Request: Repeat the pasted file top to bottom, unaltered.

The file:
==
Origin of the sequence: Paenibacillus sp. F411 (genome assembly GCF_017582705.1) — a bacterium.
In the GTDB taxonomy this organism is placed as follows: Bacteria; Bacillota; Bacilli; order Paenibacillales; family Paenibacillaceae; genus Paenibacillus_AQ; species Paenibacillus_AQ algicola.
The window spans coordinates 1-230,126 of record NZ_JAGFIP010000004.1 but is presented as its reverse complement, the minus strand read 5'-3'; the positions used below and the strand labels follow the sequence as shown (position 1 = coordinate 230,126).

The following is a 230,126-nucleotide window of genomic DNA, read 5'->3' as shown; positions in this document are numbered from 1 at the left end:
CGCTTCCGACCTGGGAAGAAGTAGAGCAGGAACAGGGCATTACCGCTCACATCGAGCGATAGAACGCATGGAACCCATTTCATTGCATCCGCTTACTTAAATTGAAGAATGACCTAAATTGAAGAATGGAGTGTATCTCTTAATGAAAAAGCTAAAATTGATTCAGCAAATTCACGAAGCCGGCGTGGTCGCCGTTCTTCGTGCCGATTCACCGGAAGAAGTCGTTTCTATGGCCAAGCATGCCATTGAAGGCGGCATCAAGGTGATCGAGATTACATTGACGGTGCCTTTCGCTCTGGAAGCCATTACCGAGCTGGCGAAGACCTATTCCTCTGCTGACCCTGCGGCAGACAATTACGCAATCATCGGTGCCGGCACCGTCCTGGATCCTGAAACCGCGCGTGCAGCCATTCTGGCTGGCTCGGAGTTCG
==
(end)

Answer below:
Origin of the sequence: Paenibacillus sp. F411 (genome assembly GCF_017582705.1) — a bacterium.
In the GTDB taxonomy this organism is placed as follows: Bacteria; Bacillota; Bacilli; order Paenibacillales; family Paenibacillaceae; genus Paenibacillus_AQ; species Paenibacillus_AQ algicola.
The window spans coordinates 1-230,126 of record NZ_JAGFIP010000004.1 but is presented as its reverse complement, the minus strand read 5'-3'; the positions used below and the strand labels follow the sequence as shown (position 1 = coordinate 230,126).

The following is a 230,126-nucleotide window of genomic DNA, read 5'->3' as shown; positions in this document are numbered from 1 at the left end:
CGCTTCCGACCTGGGAAGAAGTAGAGCAGGAACAGGGCATTACCGCTCACATCGAGCGATAGAACGCATGGAACCCATTTCATTGCATCCGCTTACTTAAATTGAAGAATGACCTAAATTGAAGAATGGAGTGTATCTCTTAATGAAAAAGCTAAAATTGATTCAGCAAATTCACGAAGCCGGCGTGGTCGCCGTTCTTCGTGCCGATTCACCGGAAGAAGTCGTTTCTATGGCCAAGCATGCCATTGAAGGCGGCATCAAGGTGATCGAGATTACATTGACGGTGCCTTTCGCTCTGGAAGCCATTACCGAGCTGGCGAAGACCTATTCCTCTGCTGACCCTGCGGCAGACAATTACGCAATCATCGGTGCCGGCACCGTCCTGGATCCTGAAACCGCGCGTGCAGCCATTCTGGCTGGCTCGGAGTTCG